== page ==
Beth was a normal girl, at least until the day that the Rapture happened and her parents got beamed away. After that, she was still a normal girl, but one who now had to make her way in a world full of demons. Talents for magic and bartending kept her under the red demons’ head honcho Belial’s protection until the day that she and her demon sidekick Bloato decided to make a break for a rumored portal to Heaven.
If you were to guess that Strange Girl is Remender’s exploration of religion and morality, you’d be right. It’s equal parts road trip survival and exploration on the ironies inherent in having free will but being prescribed specific, narrow rules to have to by. Or the hypocrisy of a person wearing religion on their sleeve and using it as a justification for cruelty. These themes have held up pretty well over the last decade and still feel relevant. Like a lot of the books from the time that were starting to push the envelope on content, though, there are a few jokes and tropes that have aged poorly.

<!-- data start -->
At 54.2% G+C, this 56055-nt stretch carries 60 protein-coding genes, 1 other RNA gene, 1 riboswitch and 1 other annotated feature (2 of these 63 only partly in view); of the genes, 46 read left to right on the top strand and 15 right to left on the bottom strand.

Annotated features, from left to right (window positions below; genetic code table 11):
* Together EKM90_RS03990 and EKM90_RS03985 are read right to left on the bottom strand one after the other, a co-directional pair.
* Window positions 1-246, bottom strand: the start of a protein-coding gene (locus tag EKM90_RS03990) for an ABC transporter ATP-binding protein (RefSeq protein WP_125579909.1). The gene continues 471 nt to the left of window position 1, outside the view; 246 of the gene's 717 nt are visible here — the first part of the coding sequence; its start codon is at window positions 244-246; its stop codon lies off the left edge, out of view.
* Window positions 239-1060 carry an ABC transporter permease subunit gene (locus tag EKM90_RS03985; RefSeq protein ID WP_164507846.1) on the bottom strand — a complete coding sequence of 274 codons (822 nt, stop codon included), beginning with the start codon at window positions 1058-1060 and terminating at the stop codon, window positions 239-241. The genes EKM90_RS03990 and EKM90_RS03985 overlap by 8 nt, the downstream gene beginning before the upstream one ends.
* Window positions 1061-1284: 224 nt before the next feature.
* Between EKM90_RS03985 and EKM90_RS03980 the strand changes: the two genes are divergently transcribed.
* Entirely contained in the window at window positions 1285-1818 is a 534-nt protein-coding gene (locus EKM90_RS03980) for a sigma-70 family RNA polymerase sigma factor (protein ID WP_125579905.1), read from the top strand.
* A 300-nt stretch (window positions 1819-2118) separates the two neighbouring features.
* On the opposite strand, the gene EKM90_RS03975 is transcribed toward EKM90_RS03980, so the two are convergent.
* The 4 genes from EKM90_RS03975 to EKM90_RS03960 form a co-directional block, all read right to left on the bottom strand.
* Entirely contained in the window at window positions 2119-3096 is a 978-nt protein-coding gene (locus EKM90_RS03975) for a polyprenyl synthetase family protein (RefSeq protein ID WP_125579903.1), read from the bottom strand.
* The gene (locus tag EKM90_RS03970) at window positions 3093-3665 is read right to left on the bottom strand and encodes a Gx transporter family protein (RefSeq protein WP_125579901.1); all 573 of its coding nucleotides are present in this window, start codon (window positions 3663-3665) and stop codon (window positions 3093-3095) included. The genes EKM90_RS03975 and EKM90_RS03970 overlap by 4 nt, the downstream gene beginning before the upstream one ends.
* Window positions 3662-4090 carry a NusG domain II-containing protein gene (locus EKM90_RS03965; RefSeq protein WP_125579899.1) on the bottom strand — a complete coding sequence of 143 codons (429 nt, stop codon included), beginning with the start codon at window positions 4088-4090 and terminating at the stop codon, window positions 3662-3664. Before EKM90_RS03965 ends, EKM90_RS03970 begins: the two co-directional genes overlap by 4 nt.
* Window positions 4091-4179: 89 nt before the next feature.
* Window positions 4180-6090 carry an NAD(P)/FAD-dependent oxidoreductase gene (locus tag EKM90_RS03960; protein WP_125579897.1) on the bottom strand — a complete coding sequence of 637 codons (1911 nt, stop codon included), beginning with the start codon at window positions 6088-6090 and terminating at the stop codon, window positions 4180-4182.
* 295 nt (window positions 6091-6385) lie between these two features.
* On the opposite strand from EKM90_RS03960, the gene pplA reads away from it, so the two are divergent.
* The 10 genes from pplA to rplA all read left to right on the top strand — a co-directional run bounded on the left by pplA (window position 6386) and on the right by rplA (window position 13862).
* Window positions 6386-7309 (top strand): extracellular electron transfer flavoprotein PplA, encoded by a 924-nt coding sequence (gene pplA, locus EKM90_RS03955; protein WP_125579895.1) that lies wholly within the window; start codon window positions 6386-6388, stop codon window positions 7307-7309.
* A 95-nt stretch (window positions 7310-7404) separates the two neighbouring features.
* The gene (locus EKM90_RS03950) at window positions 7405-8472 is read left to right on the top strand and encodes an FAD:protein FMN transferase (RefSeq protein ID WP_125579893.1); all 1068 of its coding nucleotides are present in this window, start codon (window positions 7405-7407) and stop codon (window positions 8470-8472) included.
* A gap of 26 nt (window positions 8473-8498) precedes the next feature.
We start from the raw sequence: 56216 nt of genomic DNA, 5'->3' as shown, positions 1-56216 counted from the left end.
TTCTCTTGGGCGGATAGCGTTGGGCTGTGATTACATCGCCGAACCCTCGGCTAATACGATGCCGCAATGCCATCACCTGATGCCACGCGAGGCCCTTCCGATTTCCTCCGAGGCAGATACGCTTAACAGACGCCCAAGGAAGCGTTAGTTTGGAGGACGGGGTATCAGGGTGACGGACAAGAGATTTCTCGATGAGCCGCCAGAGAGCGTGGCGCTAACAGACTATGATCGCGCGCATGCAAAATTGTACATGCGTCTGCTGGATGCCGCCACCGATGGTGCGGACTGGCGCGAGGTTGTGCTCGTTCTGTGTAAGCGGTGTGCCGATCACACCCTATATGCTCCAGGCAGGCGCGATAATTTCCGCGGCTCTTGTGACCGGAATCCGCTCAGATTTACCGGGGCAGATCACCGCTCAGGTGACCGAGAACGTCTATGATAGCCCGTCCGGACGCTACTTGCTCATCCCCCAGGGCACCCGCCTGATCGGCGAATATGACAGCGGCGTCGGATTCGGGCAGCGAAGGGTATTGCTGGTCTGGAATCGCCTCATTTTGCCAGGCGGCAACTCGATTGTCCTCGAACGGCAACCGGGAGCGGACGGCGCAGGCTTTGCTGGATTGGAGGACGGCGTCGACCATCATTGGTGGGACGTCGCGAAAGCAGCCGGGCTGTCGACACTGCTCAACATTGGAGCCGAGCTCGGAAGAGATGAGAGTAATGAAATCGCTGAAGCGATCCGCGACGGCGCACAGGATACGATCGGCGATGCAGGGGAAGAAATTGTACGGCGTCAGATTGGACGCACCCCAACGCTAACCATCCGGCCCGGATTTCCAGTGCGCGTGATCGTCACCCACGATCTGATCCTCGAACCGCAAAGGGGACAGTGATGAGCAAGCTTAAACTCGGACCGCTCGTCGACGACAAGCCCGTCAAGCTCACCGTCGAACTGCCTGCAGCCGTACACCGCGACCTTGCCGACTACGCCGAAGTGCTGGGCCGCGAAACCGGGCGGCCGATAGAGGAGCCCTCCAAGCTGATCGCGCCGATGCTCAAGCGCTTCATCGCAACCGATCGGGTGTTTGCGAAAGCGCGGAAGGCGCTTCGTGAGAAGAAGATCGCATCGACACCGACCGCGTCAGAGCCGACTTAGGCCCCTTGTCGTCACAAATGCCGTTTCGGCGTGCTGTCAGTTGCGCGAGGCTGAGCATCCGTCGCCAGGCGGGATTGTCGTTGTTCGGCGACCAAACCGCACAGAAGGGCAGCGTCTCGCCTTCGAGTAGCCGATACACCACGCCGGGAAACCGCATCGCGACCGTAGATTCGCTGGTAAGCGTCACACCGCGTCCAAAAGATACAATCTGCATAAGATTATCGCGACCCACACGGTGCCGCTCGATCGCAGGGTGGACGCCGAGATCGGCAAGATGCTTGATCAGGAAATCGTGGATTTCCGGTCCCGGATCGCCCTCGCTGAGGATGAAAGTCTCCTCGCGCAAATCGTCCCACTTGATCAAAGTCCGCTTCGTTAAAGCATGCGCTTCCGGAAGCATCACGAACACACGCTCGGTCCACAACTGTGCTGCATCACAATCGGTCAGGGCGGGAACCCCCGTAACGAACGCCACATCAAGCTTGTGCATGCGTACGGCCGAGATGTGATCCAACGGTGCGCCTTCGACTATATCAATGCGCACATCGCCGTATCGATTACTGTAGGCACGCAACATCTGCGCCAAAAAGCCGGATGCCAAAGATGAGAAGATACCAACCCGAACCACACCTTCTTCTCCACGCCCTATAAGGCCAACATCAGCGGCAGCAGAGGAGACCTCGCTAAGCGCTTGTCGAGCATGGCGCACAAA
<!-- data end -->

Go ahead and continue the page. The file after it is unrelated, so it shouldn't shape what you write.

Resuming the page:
Chaos rules Beth’s world, and Eric Nguyen and Joelle Comtois’s art reflects that. Long, stylized, sketchy lines make figures feel frantic and environments worn down and in disrepair. Colors manage to give sparse line-work weight and detail but, in chaotic moments full of blood and carnage, ramp up the sense of chaos.
There are two groups that I suspect form the audience for this book. The first includes fans of Remender’s work who are interested in seeing one of his earlier books. The latter is readers who want a quirky, sarcastic end-of-the-world story.
- Strange Girl, Vol. 1: Girl Afraid (#1-4)
- Strange Girl Omnibus (#1-18)
Writer: Rick Remender | Artist: Eric Nguyen | Colorist: Joelle Comtois | Letterer: Ed Dukeshire (1-3), Rus Wooton (4)